County Settles With HUMMAP on Marijuana Lawsuit

A small-scale marijuana farming group’s lawsuit challenging the county’s commercial marijuana production ordinance has been settled and includes a $35,000 payment for the group’s legal fees.
But the chair of the county’s Board of Supervisors believes the settlement doesn’t change anything because its main aspect — a commitment to re-do the ordinance under a full Environmental Impact Report (EIR) — was promised before the legal action was taken.
The Humboldt-Mendocino Marijuana Advocacy Project (HUMMAP) filed a lawsuit against the county on Feb. 26, alleging that the ordinance doesn’t comply with the California Environmental Quality Act.
Announced following a closed session approval at the July 5 Board of Supervisors meeting, the settlement makes formal the county’s previously-stated intent to do an EIR for a new version of the ordinance.
It also clarifies the ordinance’s noise restrictions and defines carbon credits as being certified by the California Air Resources Board or other state-level regulatory agencies.
A HUMMAP press release states that a “list of minor and technical amendments to the ordinance” was also agreed upon.
“Many of the small flaws were spotted by HUMMAP,” the release states. “These flaws attest to the rush with which the ordinance was initially considered.”
The release also states that the county has agreed to not accept permit applications past the ordinance’s Dec. 31 deadline unless a full EIR is done.
An EIR process was promised as the ordinance was being developed and work on it began shortly after the ordinance was approved. The full environmental review will address a variety of concerns and include a more thorough analysis of the ordinance’s most controversial aspect — its permitting structure and the grow sizes within it.
Under the ordinance, production of commercial medical marijuana is governed under three permitting categories, with the most streamlined permit — a non-discretionary ministerial permit, which doesn’t require public hearings or noticing of neighbors — applied to operations that conform to certain grow area size, parcel size and zoning conditions.
HUMMAP opposes ministerial permits for grow areas that exceed 3,000 square feet. In an interview, Robert Sutherland, one of the group’s founding members, said that issue is “one of many that will be looked at closely and hopefully there will be some informed input on whether that’s a good idea or a bad idea.”
He added, “I think we know what the big trade groups are going to say but what we want to know is what the (California) Department of Fish and Wildlife and the other wildlife agencies are going to say.”
Sutherland said HUMMAP “felt the environmental groups kind of sold out on the ordinance” and “we are very anxious that they make a responsible showing once the EIR comes around.”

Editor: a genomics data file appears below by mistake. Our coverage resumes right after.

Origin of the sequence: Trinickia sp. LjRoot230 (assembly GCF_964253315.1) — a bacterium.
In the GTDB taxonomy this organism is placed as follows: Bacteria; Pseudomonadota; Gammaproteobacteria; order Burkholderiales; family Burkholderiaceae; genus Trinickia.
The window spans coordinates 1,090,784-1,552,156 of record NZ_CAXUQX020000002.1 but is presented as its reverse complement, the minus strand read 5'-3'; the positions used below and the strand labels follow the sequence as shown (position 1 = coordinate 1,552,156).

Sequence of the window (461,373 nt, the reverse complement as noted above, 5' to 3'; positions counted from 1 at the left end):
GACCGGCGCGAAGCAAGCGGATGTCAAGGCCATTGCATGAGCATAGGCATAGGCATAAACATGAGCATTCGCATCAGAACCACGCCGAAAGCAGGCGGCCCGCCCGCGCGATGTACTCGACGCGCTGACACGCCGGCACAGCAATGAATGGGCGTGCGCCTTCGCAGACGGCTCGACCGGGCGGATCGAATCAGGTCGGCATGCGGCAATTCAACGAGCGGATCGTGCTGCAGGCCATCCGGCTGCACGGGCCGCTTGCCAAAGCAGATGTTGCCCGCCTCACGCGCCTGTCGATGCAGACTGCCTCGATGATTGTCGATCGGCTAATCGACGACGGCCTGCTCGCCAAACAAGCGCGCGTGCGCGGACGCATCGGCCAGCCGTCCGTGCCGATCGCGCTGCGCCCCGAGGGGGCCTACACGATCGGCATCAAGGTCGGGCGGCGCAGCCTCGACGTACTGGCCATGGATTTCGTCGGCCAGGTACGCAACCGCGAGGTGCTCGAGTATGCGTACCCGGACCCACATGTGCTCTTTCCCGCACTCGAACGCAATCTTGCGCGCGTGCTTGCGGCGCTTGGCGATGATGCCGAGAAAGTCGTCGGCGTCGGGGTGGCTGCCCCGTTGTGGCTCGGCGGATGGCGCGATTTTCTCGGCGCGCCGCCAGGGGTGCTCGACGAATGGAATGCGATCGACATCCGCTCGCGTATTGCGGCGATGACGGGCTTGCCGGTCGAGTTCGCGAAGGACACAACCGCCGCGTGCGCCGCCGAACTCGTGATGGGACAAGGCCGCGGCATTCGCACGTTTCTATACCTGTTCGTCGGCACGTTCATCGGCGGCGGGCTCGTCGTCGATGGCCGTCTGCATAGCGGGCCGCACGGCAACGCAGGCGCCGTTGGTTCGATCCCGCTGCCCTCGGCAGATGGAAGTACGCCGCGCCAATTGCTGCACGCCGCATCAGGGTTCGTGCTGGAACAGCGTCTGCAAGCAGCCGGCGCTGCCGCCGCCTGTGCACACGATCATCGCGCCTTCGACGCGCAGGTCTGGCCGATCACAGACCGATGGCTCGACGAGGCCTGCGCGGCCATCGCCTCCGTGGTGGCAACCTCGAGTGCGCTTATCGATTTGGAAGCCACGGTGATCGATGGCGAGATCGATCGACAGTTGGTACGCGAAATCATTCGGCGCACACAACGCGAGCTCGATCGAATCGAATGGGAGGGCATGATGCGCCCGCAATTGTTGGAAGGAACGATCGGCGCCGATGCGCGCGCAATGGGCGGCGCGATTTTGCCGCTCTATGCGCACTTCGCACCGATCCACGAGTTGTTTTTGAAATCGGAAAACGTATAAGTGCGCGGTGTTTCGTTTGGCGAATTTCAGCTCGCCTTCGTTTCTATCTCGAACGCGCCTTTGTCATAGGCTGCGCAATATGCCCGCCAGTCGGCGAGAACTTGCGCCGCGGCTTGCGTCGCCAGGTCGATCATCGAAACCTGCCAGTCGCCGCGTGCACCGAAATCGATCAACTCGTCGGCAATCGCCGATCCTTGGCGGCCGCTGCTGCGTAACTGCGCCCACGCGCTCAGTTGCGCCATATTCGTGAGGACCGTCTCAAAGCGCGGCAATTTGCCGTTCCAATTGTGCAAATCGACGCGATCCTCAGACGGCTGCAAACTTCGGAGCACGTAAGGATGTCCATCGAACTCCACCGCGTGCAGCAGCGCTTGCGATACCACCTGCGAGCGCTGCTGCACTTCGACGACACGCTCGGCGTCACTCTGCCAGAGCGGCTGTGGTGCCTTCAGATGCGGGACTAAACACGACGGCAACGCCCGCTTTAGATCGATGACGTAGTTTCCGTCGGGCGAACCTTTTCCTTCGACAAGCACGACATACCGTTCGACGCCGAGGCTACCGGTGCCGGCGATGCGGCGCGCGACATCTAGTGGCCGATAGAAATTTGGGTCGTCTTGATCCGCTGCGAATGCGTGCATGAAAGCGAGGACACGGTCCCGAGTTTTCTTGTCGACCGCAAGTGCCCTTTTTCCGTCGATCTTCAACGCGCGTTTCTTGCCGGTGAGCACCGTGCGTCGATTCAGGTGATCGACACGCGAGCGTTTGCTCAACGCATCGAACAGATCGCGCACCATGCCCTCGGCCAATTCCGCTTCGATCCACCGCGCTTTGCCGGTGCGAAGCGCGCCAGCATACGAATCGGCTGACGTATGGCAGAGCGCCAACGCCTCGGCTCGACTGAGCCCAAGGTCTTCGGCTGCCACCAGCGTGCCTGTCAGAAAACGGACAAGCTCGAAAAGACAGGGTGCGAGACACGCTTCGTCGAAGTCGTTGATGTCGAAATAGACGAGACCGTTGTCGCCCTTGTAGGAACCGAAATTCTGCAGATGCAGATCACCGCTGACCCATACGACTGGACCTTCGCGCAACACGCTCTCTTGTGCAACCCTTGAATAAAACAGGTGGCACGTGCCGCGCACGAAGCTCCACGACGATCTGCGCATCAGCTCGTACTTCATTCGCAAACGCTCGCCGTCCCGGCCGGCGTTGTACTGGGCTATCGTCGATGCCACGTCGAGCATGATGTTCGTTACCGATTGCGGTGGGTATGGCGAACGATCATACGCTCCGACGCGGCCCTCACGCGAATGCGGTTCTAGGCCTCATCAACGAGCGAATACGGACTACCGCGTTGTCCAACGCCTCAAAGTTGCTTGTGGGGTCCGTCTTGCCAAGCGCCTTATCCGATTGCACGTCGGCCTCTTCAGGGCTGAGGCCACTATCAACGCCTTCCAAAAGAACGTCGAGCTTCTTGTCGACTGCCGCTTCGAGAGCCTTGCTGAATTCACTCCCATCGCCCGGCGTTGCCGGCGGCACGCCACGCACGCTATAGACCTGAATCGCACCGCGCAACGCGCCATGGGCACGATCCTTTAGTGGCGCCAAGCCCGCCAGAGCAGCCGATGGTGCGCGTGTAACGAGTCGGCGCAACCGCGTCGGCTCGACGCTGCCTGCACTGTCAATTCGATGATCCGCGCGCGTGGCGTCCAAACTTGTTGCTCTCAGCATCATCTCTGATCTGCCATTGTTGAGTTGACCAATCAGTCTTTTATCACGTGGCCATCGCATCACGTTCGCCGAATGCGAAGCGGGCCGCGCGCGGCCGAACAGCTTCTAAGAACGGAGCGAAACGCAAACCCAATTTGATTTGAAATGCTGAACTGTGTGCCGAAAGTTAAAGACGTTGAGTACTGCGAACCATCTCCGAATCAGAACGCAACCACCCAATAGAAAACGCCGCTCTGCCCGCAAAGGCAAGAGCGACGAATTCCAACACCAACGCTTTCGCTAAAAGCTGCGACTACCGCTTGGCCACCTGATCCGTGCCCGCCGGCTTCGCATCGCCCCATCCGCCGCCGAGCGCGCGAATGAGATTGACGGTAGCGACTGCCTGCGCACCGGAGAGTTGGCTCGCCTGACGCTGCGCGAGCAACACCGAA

Board of Supervisors Chair Mark Lovelace described the settlement as being ineffectual. “The only significant achievement of this lawsuit is that the county’s out $35,000,” he said. “It does not change anything that the county’s doing — all the agreements in the settlement are things that the county was already intending to do, or bound to do, or had already taken steps to do before they even filed the lawsuit … and it cost us $35,000 to get there.” 
Asked why the settlement and the legal fee payout were agreed to, Lovelace said protracting the legal process would have been more expensive than settling the case at this point.
He agrees that marijuana production has intense impacts but he said those effects have been longstanding. The ordinance was put in place under a tight timeframe in order to “reduce the harm that’s already happening, for this year — for this year’s cultivation cycle,” he continued.
Since the ordinance took effect in late February, about 70 commercial marijuana permit applications have been filed. “By having this in place, we have reduced the harm,” Lovelace said. “Even if it’s a small subset of the growers that are out there, these are folks that would not have been regulated in the past and would not have met these conditions if we did not have this ordinance in place.”
Sutherland views the upcoming EIR process as a means of limiting what he described as “the Sonoma-ization of Humboldt County” through marijuana production allowances.
“And just as Sonoma County was eventually, over time, totally destroyed as a natural environment, that can happen here and we’d like to see some foresight applied,” he said.
Asked about the county’s payment of $35,000 for HUMMAP’s legal fees, Sutherland said the award probably doesn’t fully cover all the group’s expenses.
He believes the ultimate outcome of the county’s marijuana regulation process will define overall quality of life and the fate of the environment. “This is a really huge issue and it’s very important to be looking at it closely –— we stand on the threshold of destroying or saving our county,” said Sutherland.
Lovelace said preparation of an EIR has begun and a project description has been completed. He expects that public scoping hearings on a draft EIR will begin sometime this fall.